Having access to a sterile bronchoscope in all circumstances reduces the risk of cross-contamination for patients and generates savings associated with any treatment and care.

The risk of cross-contamination related to inadequate disinfection of a reusable endoscope during cleaning, rinsing, leak testing or drying phases is well documented in the literature.(1) The design of the devices makes reconditioning complicated and expensive. In fact, following disinfection, a biofilm can still form, particularly when the device has difficult-to-detect micro-cracks.


Even when correctly performed, a high-level disinfection procedure does not provide a 100% guarantee that there are no residual bacterial and other pathogens left in the endoscope.

Due to the complexity of the devices and the presence of micro-cracks in the working channel related to the introduction of instruments, bacteria can become established and collect there. Then, they form a biofilm in the micro-cracks, which becomes very difficult to remove, despite very scrupulous compliance with good disinfection practices.

In this study, researchers examined 24 bronchoscopes from different sites after clinical use and manual reprocessing. Following analysis, it emerges that 100% of the devices were contaminated with residues and pathogens of different types. The study demonstrated that even when correctly followed, the procedures in place were inadequate to eliminate 100% of the pathogens present. It concludes with a recommendation to tighten up disinfection requirements.(2)

Scanning electron microscope photo illustrating surface defects
Dirt and micro-organisms in a working channel


Generally speaking, it is accepted that the risk of cross-contamination related to bronchoscopy is underestimated by the literature since it is under-reported and under-monitored by manufacturers and healthcare establishments.
A study published in 2017 for the first time attempted to quantify the additional cost induced by the risk of cross-contamination and the use of a reusable bronchoscope in the intensive care setting.
In intensive care/resuscitation, the most common infection developed by patients on mechanical ventilation is ventilation-acquired pneumonia (VAP). The immune defences are often weakened in these patients and the introduction of a contaminated device directly into the lungs, crossing the natural barriers (mucosa of the upper airways), regularly results in complications.


Risk of residual cross-contamination after decontamination of a bronchoscope following the guidellness


Risk of patient developing an infection following the use of a contaminateds reusable broncoscope


Additional cost of treatment per patient having contracted VAP

When the risk of developing VAP in a ventilated patient is multiplied by the risk of residual contamination of an endoscope, an infection risk of 0.007% per procedure is obtained. This risk related to the cost of treating VAP leads to an estimated cost of $178 per procedure for the treatment of cross-contamination according to this study.(3)


The main objective of reprocessing guidelines is care safety optimization in order to strive towards infection zero risk for patients and health care staff.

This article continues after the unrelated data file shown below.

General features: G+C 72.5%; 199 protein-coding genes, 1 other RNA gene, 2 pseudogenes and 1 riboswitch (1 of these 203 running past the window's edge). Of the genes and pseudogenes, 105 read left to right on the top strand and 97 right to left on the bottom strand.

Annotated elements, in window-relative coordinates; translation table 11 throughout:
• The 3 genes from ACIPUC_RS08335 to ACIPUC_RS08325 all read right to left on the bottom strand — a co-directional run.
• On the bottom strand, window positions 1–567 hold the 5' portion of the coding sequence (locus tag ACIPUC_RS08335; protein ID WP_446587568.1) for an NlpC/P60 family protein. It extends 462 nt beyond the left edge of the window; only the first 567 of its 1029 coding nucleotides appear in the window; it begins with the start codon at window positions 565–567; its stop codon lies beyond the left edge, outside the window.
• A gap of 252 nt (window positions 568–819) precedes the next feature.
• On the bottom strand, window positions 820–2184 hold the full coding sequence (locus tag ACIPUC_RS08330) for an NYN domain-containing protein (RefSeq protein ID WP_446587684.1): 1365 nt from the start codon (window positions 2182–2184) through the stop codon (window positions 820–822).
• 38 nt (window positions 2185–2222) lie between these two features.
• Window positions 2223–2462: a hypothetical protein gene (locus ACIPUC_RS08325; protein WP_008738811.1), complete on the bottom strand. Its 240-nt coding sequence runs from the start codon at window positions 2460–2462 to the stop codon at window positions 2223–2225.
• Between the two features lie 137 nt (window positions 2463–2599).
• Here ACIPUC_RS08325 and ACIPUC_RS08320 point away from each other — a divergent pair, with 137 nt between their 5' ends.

Attention is also paid to the characteristics of disinfectants used daily, in terms of toxicity, precautions for use, protection of personnel, measures to take in case of exposure and environmental risk.

Flow chart for endoscope reprocessing:

  • Decontamination of reusable bronchoscopes is laborious,time-consuming and requires meticulous attention to detail.(4)
  • Endoscope reprocessors must be compatible with the corresponding type of bronchoscope.(5)
  • Procedures for manual cleaning and disinfection of bronchoscopes may not always be adhered to.
  • Bronchoscopes must be inspected for surface damage and leak-tested after each procedure.(6)

Single-use bronchoscopes do not require disinfection, manual cleaning or leak testing

Single-use bronchoscopes do not require scope-compatible reprocessing equipment

Single-use bronchoscopes do not house accumalation of biofilm


The new abstract from Dr Garret, presented at the CHEST 2021 annual meeting, shown that hospitals using single-use bronchoscopes can reduce potential acquisition of healthcare-associated infections.(7)

The data analysis demonstrates that on a total of 14,228 procedures identified, using reusable bronchoscopes can lead to a risk of
readmission of ~2.3 times more than a single-use device.

Single-use bronchoscopes participate to prevent readmission which may lead to financials penalties back to the hospitals.


Multiple studies concerning contamination of reusable endoscopes have been published. Pulmonology studies continue to demonstrate higher than expected contamination rates.
In addition to contamination studies, numerous performance studies comparing single-use and reusable endoscopes have been published, showing great results for single-use. Due to the Covid-19 pandemic several societies have published recommendations and guidelines.

References to read:

(1) Pajkos et al. Is biofilm accumulation on endoscope tubing a contributor to the failure of
cleaning and decontamination? Journal of Hospital Infection (2004), 58, 224-229

(2) Journal of Hospital Infection (2004), 58, 224-229

(3) Terjesen, Christoffer Lilja et al. “Early Assessment of the Likely Cost Effectiveness of Single-Use Flexible Video Bronchoscopes” PharmacoEconomics – open vol. 1,2 (2017): 133-141.»









(12) Leidraad infectiepreventiemaatregelen KNO-zorg tijdens COVID-19 pandemie.pdf